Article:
Excellence in Battle: The Spartan Creed

“This is my shield. I bear it before me into battle, but it is not mine alone. It protects my brother on my left. It protects my city. I will never let my brother out of its shadow, nor my city out of its shelter. I will die with my shield before me facing the enemy.”

About a month ago a friend introduced me to the book, Gates of Fire, by Steven Pressfield. This book reflects on the epic battle of Thermopylae, between the Greeks and the Persians. The Greeks were severely outnumbered by the Persians; however, the Persians were on their way to surrender after three days of battle and a large number of casualties. The Greeks stood strong in their small, cohesive unit. Though, on the last day the Persians found a path in which they were able to wipe out most of the 300-man Greek army. The Greeks were given a helmet, a sword, and a shield for protection in battle. They were taught that the helmet and sword were for individual protection, but the shield protected the people next to them. It was communicated that during war it was okay to lose their helmet and their sword because those protected them individually, but it was never okay to lose their shield because that protected their brothers and their city. The quote previously mentioned, “This is my shield…” was the Greek’s creed, their direction through life and war (Pressfield, 1998). The battle mentality of the Greeks exemplifies true selflessness; a representation of team and going to war with the thought of others before self.

While the summer comes to a close, many seasons are beginning to start, including football, volleyball, soccer, cross-country, field hockey, and others. As a coach, a constant goal is to develop the culture of a team. Create an environment where athletes feel respected and valued, as they will then give more respect and value to the team. Changing and developing team culture has appeared to be a common theme as I talk to various coaches in different sports. Upon entering your next season, I challenge you to use the Greek’s helmet, sword, and shield story and make it your own to lead your team. Provide them with a helmet, a sword, and shield and explain they are able to lose their helmet and their sword, make an error or play poorly, but they can’t lose their shield, their personal mentality that is contagious. The helmet and sword are like individual glories, making a shot, kicking a field goal, catching a touchdown, hitting a homerun, scoring a goal, serving an ace, or any other example of distinct excellence. The shield represents the ability to persist through failures and challenges, through the loss of the helmet and the sword. Take Michael Jordan for example, in Game 5 of the 1997 Finals. He was sick, dehydrated, exhausted, and suffering from flu-like symptoms. In the first quarter he appeared lost, very much off his game for obvious reasons; his helmet and sword were gone. However, it was the Finals and he knew he had to protect his team, he knew he couldn’t lose his shield. He endured his weakness and legendarily pushed through to score 38 points under those conditions. After the game, Jordan commented on the struggle by saying, “Probably the most difficult thing I’ve ever done” (Aschburner, 2016). Even though Jordan lost his helmet and sword during this battle, he kept his shield alive for his brothers, for his team. As the Greeks demonstrated with the use of the shield, a unified team is far more powerful than individuals standing alone. Like Japanese writer, Ryunosuka Satoro said, “Individually, we are one drop. Together, we are an ocean.”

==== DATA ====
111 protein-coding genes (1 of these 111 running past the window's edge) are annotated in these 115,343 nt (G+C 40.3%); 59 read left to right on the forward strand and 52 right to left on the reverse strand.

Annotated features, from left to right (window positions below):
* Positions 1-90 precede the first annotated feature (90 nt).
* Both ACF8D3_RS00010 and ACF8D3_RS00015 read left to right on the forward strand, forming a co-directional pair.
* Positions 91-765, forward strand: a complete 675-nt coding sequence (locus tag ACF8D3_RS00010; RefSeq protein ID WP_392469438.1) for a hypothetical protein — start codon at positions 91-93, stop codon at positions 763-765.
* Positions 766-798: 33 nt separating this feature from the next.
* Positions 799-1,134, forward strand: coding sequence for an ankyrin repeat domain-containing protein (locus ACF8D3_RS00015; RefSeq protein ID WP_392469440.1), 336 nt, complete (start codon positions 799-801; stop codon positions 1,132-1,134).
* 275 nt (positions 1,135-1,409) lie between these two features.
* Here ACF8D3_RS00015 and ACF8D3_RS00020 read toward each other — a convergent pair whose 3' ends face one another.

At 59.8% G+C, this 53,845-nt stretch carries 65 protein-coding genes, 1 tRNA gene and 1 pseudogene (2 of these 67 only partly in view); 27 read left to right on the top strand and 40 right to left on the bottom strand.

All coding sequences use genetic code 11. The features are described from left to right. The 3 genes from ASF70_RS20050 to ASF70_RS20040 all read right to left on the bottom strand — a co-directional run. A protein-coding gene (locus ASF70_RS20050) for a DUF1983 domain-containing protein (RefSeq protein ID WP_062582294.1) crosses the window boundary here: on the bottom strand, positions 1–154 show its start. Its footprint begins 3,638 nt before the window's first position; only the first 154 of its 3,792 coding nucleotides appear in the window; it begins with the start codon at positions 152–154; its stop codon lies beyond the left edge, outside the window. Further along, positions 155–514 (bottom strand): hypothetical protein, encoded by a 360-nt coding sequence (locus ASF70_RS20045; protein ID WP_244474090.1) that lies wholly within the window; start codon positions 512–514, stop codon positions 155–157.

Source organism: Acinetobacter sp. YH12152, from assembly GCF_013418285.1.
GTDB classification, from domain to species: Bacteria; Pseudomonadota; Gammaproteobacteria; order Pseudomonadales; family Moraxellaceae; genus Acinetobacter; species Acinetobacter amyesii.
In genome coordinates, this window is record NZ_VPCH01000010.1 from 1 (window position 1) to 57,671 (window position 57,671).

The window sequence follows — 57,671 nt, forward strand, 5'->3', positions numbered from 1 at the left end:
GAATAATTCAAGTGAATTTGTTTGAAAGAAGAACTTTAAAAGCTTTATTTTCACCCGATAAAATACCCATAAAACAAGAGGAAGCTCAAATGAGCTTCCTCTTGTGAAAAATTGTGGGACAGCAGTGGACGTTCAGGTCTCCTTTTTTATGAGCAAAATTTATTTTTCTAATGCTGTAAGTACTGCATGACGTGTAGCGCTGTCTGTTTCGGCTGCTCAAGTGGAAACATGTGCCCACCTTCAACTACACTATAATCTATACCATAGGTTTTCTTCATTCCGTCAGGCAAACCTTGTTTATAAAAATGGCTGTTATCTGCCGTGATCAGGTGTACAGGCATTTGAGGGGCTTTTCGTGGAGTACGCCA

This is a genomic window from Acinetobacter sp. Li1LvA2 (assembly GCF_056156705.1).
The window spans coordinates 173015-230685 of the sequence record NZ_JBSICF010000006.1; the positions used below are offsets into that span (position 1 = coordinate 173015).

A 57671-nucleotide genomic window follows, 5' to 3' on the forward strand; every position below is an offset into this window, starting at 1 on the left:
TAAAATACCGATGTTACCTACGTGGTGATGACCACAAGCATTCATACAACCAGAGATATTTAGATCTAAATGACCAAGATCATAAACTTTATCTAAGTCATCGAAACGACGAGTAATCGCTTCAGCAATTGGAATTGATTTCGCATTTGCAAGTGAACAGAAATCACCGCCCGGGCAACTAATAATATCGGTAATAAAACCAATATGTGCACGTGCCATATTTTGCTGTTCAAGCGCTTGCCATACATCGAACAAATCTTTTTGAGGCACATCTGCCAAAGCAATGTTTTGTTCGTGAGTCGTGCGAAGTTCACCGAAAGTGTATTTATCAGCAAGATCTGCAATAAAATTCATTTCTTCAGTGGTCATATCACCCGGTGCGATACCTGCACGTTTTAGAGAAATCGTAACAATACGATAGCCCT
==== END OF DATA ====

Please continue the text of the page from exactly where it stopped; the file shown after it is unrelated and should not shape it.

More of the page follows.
Aschburner, S. (2016). Top NBA Finals moments: Michael Jordan’s flu game in 1997 Finals. NBA.com. Retrieved from: http://www.nba.com/news/features/steve_aschburner/top-nba-finals-moments-michael-jordan-flu-game-in-game-5-chicago-bulls-utah-jazz-1997-finals/.

Pressfield, S. (1998). Gates of Fire. New York, NY: Bantam Dell.

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